It's a grisly find, but an unprecedented one, as well. Archaeologists in Egypt have unearthed 16 severed hands, buried in four pits throughout the ancient city of Avaris. Interestingly, if you're looking for left hands, you're out of luck; every one of the newly discovered meathooks is a righty.
This year is a big Augustus anniversary; 2000 years since the death of the first Roman emperor, Augustus. Born Gaius Octavius, he was the great-nephew and adopted son of Julius Caesar. After Caesar’s death in 44BC, when Octavian was nineteen, his rise to power saw him eventually acclaimed Emperor by the Senate with the title “Augustus” in 27BC. Behind the creation of the first Emperor was a manipulation of legend, religion, and geography to put any spin doctor to shame.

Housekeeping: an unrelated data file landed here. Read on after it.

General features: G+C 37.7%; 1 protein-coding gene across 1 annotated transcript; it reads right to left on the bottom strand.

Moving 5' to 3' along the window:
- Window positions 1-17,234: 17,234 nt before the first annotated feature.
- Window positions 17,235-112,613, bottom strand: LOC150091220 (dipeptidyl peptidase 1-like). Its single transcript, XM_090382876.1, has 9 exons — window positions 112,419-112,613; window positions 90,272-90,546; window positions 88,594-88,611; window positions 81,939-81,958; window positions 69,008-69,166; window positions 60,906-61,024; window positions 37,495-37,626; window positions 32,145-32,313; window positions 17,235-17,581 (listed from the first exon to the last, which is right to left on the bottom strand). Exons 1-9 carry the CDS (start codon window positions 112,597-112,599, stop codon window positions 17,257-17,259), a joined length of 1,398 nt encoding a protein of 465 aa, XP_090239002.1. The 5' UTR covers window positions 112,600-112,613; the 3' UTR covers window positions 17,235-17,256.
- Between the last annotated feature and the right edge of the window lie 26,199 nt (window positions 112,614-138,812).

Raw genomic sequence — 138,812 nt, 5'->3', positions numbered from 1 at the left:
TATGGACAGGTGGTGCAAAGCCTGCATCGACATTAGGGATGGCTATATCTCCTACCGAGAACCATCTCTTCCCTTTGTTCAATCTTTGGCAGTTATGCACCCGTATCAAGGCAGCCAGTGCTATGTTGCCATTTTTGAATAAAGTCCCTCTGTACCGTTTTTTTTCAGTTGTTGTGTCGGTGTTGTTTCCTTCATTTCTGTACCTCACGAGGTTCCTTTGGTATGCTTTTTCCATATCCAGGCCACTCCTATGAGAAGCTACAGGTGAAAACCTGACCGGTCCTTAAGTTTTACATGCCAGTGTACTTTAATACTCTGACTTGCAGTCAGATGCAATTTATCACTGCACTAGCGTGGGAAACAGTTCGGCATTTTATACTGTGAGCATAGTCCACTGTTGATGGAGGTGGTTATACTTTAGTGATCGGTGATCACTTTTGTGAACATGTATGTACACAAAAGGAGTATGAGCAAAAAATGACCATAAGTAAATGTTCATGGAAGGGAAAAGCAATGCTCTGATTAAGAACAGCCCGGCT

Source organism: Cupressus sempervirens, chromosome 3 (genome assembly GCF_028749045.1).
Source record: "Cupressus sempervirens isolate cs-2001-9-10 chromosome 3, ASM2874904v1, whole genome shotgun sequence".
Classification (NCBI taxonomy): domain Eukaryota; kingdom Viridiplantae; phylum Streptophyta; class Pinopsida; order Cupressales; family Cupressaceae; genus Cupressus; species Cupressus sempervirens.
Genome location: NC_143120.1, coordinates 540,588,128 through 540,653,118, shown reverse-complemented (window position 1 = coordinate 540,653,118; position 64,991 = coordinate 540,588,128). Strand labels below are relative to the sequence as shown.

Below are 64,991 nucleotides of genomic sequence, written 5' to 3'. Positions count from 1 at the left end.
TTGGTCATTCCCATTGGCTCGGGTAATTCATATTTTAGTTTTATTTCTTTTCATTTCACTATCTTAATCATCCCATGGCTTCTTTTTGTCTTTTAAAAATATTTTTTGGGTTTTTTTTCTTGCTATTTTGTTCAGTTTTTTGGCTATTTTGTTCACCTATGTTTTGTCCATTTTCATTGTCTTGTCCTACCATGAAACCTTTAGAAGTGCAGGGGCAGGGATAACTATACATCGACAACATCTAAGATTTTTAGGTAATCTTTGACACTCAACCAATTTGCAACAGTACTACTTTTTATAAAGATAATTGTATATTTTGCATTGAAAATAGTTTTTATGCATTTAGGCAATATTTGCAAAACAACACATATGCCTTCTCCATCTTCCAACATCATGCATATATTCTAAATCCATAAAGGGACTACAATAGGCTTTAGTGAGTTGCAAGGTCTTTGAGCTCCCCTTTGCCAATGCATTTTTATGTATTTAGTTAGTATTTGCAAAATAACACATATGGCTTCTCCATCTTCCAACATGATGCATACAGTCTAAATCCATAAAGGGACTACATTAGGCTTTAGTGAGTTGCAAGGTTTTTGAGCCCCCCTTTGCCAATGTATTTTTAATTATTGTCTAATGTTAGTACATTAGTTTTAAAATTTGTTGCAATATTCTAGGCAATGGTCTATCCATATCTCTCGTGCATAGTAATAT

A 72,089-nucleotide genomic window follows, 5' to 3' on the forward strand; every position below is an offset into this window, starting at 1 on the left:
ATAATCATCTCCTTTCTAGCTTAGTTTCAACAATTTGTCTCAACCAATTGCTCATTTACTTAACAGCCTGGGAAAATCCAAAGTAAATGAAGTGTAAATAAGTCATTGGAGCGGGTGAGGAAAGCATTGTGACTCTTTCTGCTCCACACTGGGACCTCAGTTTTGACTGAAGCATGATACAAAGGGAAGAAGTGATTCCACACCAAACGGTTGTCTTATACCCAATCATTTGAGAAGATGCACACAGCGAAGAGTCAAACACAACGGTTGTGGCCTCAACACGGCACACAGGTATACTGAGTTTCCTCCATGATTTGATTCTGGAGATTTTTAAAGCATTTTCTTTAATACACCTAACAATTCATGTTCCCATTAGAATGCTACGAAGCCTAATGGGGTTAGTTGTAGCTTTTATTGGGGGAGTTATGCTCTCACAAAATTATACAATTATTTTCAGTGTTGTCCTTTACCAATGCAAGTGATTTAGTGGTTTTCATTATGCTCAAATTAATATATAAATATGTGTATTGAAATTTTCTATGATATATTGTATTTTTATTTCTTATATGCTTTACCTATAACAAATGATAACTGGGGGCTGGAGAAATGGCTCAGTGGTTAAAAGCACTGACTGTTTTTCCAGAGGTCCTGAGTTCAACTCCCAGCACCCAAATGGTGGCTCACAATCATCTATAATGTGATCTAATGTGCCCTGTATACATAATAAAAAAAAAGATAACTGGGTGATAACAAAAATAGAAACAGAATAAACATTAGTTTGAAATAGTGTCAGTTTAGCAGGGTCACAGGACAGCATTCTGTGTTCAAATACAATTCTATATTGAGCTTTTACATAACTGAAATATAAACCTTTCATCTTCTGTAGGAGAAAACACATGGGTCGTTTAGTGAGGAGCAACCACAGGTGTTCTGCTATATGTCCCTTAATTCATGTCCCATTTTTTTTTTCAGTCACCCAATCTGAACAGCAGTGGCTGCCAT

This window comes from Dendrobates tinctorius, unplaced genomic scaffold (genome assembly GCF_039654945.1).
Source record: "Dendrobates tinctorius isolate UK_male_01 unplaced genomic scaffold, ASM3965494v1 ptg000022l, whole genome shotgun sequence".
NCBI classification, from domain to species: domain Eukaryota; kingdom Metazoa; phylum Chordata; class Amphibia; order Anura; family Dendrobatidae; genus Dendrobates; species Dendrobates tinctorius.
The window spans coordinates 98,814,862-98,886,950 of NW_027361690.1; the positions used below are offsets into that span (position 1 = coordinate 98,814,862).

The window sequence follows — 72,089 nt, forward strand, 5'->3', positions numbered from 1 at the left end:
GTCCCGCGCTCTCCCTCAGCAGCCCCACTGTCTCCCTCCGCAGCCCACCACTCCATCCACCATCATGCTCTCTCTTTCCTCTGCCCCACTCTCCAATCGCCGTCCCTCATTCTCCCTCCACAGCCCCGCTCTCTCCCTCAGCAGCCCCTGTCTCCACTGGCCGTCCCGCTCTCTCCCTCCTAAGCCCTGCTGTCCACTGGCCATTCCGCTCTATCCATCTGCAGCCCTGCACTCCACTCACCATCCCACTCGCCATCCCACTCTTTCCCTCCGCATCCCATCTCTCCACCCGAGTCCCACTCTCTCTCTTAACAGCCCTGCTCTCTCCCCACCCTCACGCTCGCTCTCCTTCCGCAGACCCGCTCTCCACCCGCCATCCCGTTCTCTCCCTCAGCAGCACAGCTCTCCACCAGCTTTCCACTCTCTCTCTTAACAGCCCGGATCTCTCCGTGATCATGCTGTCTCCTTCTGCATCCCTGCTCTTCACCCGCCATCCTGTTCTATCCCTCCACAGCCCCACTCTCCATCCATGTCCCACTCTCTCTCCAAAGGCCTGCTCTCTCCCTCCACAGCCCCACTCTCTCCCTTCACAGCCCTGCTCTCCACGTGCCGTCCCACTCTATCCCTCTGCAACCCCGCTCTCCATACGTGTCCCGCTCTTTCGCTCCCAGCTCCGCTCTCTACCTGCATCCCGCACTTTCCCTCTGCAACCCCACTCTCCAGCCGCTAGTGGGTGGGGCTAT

For example, Virgil’s “Aeneid”, an epic poem describing the tribulations of Aeneas, son of the goddess Venus and claimed by Octavian as his ancestor, was written for Augustus; it was for him that Titus Livy wrote his “History of Rome”, providing the back-story to the “Golden Age” of Augustus.
Which brings us to geography. Throughout the Roman Republic, the Palatine had been Rome’s Upper East Side, and aristocratic Octavian had been born on its slopes. As Republic became Empire, the hill ceased to be a reside